Review: Remember The Milk for Gmail

closeThis post was published 12 years 7 months 18 days ago. A number of changes have been made to the site since then, so please contact me if anything is broken or seems wrong.

Remember The Milk today released a Firefox extension to add an RTM sidebar to Gmail. It looks cool, I must say. The sidebar can create tasks when you star a message or apply a specified label (useful for me, because I usually star messages that require action). It can also auto-suggest events from your calendar and contacts from your Gmail address book. The full feature list is available on the RTM website.

I can see it becoming very useful, because I like to have as few tabs open as possible, and integrating RTM into Gmail would eliminate a tab from my usual setup. However, there is a big bug they need to squish before I can truly start using the extension.

The problem occurs when opening Gmail’s Settings pane with the RTM panel collapsed if you open anything with the RTM pane initially collapsed (did I mention you can collapse it, Google Reader sidebar-style?). The Settings page, and all subsequent views, Whatever you open, and all items after it, become squished to the width of the RTM pane. Changing views or re-expanding the pane and changing views does not eliminate the problem. It can only be fixed by reloading the Gmail page.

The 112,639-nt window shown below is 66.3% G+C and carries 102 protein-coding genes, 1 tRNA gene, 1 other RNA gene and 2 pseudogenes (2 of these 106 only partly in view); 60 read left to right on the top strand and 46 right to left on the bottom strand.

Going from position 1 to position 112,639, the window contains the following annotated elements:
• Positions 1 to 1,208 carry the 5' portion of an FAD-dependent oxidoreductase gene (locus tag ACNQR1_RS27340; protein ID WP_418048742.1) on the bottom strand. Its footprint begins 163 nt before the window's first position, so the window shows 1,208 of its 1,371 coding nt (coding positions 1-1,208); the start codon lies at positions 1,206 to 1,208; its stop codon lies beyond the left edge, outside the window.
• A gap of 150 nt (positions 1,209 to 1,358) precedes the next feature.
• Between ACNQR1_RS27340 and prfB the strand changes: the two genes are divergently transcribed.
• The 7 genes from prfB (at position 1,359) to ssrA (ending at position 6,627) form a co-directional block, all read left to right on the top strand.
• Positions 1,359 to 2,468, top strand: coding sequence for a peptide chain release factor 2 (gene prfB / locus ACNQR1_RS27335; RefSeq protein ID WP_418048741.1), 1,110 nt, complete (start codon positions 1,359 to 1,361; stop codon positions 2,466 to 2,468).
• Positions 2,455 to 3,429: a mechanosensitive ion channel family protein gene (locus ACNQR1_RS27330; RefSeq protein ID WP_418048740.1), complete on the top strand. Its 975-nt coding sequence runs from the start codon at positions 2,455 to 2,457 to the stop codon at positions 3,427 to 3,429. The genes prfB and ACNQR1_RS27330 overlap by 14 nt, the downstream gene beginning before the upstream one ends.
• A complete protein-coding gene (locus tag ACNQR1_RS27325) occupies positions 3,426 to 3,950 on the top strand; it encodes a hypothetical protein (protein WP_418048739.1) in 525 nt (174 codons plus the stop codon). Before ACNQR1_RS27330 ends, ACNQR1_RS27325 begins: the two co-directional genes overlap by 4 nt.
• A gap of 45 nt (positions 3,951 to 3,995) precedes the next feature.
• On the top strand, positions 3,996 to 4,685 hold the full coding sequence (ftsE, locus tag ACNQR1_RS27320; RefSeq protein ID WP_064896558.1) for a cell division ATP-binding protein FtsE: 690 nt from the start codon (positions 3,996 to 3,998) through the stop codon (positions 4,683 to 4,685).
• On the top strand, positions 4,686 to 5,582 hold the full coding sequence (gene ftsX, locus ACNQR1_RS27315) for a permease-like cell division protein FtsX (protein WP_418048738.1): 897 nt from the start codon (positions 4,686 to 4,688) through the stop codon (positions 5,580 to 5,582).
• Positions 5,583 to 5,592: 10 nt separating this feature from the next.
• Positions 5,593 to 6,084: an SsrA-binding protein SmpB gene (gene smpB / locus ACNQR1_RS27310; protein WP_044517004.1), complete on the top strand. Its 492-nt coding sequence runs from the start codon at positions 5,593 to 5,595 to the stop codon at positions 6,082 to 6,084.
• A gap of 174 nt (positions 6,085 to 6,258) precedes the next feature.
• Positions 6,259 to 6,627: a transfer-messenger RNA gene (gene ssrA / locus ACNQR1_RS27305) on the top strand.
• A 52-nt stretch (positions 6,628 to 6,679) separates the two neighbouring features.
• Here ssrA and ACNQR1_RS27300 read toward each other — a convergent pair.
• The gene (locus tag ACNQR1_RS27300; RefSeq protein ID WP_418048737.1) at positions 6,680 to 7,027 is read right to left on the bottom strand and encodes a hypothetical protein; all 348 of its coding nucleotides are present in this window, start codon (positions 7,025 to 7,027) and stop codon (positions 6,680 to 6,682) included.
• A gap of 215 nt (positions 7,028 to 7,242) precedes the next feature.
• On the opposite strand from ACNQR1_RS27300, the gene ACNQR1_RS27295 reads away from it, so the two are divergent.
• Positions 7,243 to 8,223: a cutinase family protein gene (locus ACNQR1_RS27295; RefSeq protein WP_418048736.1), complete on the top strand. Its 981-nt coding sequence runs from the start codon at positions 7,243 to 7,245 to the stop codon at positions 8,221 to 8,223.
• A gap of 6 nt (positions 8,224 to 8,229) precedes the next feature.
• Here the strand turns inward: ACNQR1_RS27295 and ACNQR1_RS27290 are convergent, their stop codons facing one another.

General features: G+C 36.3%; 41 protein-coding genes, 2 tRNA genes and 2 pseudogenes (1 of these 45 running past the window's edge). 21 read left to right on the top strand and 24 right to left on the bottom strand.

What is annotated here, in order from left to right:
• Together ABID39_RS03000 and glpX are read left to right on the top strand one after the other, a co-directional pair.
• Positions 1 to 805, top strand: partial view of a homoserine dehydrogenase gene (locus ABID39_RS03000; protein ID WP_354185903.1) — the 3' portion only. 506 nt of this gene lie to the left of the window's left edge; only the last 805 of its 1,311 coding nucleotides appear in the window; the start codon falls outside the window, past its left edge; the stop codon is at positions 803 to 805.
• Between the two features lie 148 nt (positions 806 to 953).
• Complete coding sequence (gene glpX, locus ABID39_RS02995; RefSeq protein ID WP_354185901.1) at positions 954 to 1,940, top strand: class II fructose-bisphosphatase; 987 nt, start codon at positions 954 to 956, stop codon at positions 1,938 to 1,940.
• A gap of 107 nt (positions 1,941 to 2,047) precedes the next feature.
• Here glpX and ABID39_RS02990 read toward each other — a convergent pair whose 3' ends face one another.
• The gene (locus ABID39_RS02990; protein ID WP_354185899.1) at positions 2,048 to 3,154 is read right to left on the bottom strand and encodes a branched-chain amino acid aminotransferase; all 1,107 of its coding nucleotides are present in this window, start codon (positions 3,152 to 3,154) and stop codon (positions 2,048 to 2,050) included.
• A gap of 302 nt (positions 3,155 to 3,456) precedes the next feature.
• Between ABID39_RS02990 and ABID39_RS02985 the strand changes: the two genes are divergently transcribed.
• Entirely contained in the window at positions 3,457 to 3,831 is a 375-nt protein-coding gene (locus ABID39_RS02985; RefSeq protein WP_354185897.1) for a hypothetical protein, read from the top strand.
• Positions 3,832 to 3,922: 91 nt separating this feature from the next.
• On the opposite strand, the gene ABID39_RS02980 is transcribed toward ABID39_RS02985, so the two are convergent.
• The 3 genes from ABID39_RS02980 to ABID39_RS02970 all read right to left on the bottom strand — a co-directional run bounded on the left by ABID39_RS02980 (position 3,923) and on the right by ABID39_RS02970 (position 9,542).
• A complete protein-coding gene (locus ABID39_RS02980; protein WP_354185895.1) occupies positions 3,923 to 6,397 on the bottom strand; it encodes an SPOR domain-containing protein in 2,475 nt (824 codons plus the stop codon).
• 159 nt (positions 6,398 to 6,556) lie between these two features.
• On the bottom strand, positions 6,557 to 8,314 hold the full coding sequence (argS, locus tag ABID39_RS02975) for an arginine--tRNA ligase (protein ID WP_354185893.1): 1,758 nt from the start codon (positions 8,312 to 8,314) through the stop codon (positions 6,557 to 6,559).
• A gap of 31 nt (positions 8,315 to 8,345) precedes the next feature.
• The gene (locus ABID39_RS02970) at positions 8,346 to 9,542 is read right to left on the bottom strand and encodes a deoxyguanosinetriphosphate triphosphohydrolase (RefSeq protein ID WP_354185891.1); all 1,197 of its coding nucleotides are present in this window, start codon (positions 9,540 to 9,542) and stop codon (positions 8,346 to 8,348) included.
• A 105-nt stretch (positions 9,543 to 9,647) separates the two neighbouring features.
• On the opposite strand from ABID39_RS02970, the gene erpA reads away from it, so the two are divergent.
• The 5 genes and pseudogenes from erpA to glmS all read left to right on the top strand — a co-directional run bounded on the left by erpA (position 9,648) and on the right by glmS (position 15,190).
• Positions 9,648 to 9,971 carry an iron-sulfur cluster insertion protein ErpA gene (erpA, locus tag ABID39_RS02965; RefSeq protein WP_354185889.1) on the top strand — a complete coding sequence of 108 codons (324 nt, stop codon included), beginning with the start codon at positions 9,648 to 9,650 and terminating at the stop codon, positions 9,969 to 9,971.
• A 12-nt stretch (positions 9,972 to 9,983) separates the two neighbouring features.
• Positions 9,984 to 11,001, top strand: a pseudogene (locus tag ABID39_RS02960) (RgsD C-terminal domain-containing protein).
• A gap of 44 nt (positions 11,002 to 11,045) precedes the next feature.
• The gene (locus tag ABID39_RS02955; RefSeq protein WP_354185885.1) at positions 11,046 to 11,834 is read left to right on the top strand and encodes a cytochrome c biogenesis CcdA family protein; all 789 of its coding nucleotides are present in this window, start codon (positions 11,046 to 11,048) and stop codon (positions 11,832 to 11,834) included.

Oddly enough, it does not happen if the Settings page was opened before collapsing the pane. I’ll point out this bug write-up in the RTM forums and see if I can get a statement.

So, once that bug is fixed, I’ll definitely be able to eliminate completely a tab from my usual startup set. Well done, RTM!

PS: For the benefit of the RTM staff, if they read this, here’s a list of all the extensions I think might be interfering with theirs:

  • CustomizeGoogle
  • Better Gmail 2
  • AdBlock Plus
  • Gmail Manager
  • Greasemonkey

Hope that helps you guys! I’d try to isolate it myself, but I really haven’t the time today.

Update (12/20 01:21): Now that I revisit the bug, I see it’s more widespread than I thought. I’ve marked up corrections to the third paragraph above, using (of course) semantically-meaningful <ins> and <del> tags.


I am an avid technology and software user, in addition to being reasonably well-versed in CSS, JavaScript, HTML, PHP, Python, and (though it still scares me) Perl. Aside from my technological tendencies, I am also a theatre technician, sound designer, violinist, singer, and actor.

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